Commission creates committee to begin work researching population, redistricting process

Published 11:21 pm Monday, September 18, 2017

With an eye to the future, members of the Carter County Commission voted to establish a redistricting committee well ahead of the time they are required to begin work on the process.

State law requires each county to undergo reapportionment every 10 years using the data from the most recent federal census. The last redistricting took place in 2011 using data from the 2010 census. The next scheduled reapportionment process will take place in 2021 using population data collected in the 2020 census.

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During last month’s meeting of the Carter County Commission, members voted down a proposal to reduce the size of the county’s governing body upon advice of County Attorney Josh Hardin. Following the failure of that proposal, Carter County Mayor Leon Humphrey proposed the group form the committee and being the redistricting process ahead of schedule, citing districts which he said were not equally represented on the Commission. Commissioners voted during that meeting to delay debate on Humphrey’s proposal until this month’s meeting to allow them time to read the material which Humphrey passed out and to research the matter on their own.

On Monday evening the Commission took up the subject of forming a Redistricting Committee to begin researching population data collected in between census years to try to get a heads start on the process for 2021.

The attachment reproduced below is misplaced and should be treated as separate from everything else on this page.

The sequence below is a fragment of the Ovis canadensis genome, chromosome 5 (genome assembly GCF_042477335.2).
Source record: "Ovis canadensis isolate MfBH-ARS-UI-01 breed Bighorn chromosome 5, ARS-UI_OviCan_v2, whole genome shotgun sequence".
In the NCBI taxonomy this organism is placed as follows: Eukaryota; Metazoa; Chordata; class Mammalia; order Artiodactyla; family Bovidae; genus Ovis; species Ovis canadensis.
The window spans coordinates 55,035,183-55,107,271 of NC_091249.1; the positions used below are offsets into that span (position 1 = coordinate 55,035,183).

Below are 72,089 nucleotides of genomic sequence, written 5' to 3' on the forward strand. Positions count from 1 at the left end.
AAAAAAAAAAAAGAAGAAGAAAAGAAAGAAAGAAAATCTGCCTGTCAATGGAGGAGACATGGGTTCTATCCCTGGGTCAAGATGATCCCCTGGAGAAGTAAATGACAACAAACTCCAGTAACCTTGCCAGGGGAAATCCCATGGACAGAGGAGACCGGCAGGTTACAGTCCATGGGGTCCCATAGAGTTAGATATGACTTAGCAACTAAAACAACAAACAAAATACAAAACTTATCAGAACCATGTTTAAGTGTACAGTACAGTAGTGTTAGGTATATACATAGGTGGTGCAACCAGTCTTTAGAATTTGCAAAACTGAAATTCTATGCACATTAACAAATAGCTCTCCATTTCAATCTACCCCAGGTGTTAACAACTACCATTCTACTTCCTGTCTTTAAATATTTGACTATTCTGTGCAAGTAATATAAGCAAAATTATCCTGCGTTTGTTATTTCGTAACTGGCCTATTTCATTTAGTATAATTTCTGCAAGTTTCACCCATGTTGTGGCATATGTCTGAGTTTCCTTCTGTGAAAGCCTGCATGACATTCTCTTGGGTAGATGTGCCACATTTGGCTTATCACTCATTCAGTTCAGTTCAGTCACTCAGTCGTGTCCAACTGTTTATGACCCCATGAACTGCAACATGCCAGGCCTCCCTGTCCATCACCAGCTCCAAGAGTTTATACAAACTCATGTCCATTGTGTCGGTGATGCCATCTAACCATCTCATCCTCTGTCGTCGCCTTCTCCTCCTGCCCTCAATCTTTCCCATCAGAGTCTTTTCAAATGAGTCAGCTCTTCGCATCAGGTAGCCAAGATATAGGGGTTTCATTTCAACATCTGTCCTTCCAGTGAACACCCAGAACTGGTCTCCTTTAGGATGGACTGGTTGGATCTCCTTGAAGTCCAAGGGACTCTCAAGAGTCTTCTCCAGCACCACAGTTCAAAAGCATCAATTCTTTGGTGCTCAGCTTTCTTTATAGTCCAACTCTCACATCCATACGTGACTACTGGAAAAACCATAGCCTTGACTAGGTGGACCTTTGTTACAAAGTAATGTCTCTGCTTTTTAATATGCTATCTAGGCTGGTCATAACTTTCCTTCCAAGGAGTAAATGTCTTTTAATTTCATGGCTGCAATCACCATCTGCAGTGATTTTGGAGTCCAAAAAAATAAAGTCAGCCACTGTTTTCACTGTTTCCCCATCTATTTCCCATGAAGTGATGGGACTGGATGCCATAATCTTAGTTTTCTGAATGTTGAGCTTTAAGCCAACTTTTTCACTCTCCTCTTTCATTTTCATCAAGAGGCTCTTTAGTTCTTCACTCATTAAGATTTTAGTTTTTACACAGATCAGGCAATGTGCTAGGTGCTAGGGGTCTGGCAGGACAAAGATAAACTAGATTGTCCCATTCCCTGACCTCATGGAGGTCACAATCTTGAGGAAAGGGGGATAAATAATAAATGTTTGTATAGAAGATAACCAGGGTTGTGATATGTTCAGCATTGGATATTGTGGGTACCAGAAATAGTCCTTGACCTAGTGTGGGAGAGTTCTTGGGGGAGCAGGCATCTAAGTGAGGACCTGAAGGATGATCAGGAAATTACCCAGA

“You’ve got a year left,” Humphrey said to the Commission. “Go ahead and do that homework and have it ready to hand over to the next Commission in 2018.”

Humphrey initially told the Commissioners they could use population data collected in 2016 to begin redistricting, but was corrected on that matter by Matthew Hill from the Tennessee Comptroller’s Office of Local Government. Hill said state law requires the county to use only population data collected during the federal census.

Some members of the Commission questioned why they should begin the research now using the 2010 data when they would have to do it again in 2021 with the 2020 data.

“Why are we rushing to do it just to have to do it all over,” Commissioner Willie Campbell asked.

Others touted the need to do complete research to be ready for the reapportionment process.

“When has more time to research something every been wrong,” Commissioner Randall Jenkins asked.

When asked to weigh in on the matter, County Attorney Josh Hardin said he saw no issue with the Commission forming such a committee to begin research at this time.

Jenkins made a motion to form the committee to begin researching the redistricting matter. The motion was seconded by Commissioner Ronnie Trivett and passed on a vote of 14-6.

The Commission then voted by a margin of 17-4 to name the Rules & Bylaws Committee as the committee in charge of redistricting research.